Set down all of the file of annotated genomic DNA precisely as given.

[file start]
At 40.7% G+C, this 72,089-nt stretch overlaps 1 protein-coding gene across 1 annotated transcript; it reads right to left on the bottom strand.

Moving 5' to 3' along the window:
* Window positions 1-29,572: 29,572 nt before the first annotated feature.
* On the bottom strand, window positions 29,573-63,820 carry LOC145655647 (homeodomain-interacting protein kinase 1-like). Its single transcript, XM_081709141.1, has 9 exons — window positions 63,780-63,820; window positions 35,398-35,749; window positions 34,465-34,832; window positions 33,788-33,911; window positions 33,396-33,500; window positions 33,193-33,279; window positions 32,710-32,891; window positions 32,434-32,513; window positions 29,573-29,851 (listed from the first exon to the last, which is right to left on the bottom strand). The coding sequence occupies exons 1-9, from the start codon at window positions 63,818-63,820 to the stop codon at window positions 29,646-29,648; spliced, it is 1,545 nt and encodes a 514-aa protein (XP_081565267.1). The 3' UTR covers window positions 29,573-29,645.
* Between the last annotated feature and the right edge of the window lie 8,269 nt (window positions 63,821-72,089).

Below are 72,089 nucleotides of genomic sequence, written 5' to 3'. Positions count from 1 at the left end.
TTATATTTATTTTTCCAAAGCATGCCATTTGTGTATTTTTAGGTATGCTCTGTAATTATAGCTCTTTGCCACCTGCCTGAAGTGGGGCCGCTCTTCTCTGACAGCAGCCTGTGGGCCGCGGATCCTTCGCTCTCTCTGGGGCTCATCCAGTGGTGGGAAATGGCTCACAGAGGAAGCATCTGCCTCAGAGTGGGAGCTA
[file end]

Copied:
At 40.7% G+C, this 72,089-nt stretch overlaps 1 protein-coding gene across 1 annotated transcript; it reads right to left on the bottom strand.

Moving 5' to 3' along the window:
* Window positions 1-29,572: 29,572 nt before the first annotated feature.
* On the bottom strand, window positions 29,573-63,820 carry LOC145655647 (homeodomain-interacting protein kinase 1-like). Its single transcript, XM_081709141.1, has 9 exons — window positions 63,780-63,820; window positions 35,398-35,749; window positions 34,465-34,832; window positions 33,788-33,911; window positions 33,396-33,500; window positions 33,193-33,279; window positions 32,710-32,891; window positions 32,434-32,513; window positions 29,573-29,851 (listed from the first exon to the last, which is right to left on the bottom strand). The coding sequence occupies exons 1-9, from the start codon at window positions 63,818-63,820 to the stop codon at window positions 29,646-29,648; spliced, it is 1,545 nt and encodes a 514-aa protein (XP_081565267.1). The 3' UTR covers window positions 29,573-29,645.
* Between the last annotated feature and the right edge of the window lie 8,269 nt (window positions 63,821-72,089).

Below are 72,089 nucleotides of genomic sequence, written 5' to 3'. Positions count from 1 at the left end.
TTATATTTATTTTTCCAAAGCATGCCATTTGTGTATTTTTAGGTATGCTCTGTAATTATAGCTCTTTGCCACCTGCCTGAAGTGGGGCCGCTCTTCTCTGACAGCAGCCTGTGGGCCGCGGATCCTTCGCTCTCTCTGGGGCTCATCCAGTGGTGGGAAATGGCTCACAGAGGAAGCATCTGCCTCAGAGTGGGAGCTA